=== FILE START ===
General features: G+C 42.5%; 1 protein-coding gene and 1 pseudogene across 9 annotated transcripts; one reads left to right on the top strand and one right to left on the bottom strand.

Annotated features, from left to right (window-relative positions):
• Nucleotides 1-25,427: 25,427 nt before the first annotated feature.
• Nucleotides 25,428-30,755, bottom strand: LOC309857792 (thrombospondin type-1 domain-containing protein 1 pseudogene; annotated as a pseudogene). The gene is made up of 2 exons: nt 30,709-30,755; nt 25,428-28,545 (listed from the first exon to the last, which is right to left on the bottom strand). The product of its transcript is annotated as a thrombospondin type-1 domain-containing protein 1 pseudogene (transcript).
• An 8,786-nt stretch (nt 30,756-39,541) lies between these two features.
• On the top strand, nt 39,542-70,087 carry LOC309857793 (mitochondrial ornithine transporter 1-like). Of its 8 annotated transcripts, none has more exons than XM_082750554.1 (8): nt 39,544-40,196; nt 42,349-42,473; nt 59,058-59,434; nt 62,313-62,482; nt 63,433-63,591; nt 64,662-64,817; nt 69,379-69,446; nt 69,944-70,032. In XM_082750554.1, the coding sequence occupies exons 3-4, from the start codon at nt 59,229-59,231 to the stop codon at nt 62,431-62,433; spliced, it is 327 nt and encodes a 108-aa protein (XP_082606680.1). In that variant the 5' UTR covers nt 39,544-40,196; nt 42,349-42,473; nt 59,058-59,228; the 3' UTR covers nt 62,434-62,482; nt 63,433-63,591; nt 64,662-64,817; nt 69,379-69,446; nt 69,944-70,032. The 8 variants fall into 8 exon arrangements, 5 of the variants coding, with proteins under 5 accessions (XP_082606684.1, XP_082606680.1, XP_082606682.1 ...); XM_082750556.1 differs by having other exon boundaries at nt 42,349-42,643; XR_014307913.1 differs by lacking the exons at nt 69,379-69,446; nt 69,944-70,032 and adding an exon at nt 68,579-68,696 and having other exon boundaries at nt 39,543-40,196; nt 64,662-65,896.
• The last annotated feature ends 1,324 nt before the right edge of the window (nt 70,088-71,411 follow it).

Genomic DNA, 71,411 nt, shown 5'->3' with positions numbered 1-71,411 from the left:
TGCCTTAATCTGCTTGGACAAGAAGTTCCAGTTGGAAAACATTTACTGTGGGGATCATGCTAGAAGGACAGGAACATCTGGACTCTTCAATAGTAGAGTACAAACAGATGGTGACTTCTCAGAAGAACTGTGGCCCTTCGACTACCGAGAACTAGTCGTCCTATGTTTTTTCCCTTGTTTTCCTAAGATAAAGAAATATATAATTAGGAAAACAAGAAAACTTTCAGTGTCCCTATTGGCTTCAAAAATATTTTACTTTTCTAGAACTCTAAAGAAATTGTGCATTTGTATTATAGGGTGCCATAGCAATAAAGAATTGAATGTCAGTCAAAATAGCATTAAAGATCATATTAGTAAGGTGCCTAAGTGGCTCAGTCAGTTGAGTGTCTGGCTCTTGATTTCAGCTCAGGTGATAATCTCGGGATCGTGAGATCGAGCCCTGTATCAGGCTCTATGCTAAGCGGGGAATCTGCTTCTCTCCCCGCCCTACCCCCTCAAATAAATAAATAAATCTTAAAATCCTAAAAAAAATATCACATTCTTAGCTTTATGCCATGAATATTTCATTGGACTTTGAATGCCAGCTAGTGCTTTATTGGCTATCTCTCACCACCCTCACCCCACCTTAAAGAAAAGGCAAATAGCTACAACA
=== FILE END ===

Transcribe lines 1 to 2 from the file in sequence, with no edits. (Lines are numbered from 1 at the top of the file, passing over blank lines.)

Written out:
General features: G+C 42.5%; 1 protein-coding gene and 1 pseudogene across 9 annotated transcripts; one reads left to right on the top strand and one right to left on the bottom strand.

Annotated features, from left to right (window-relative positions):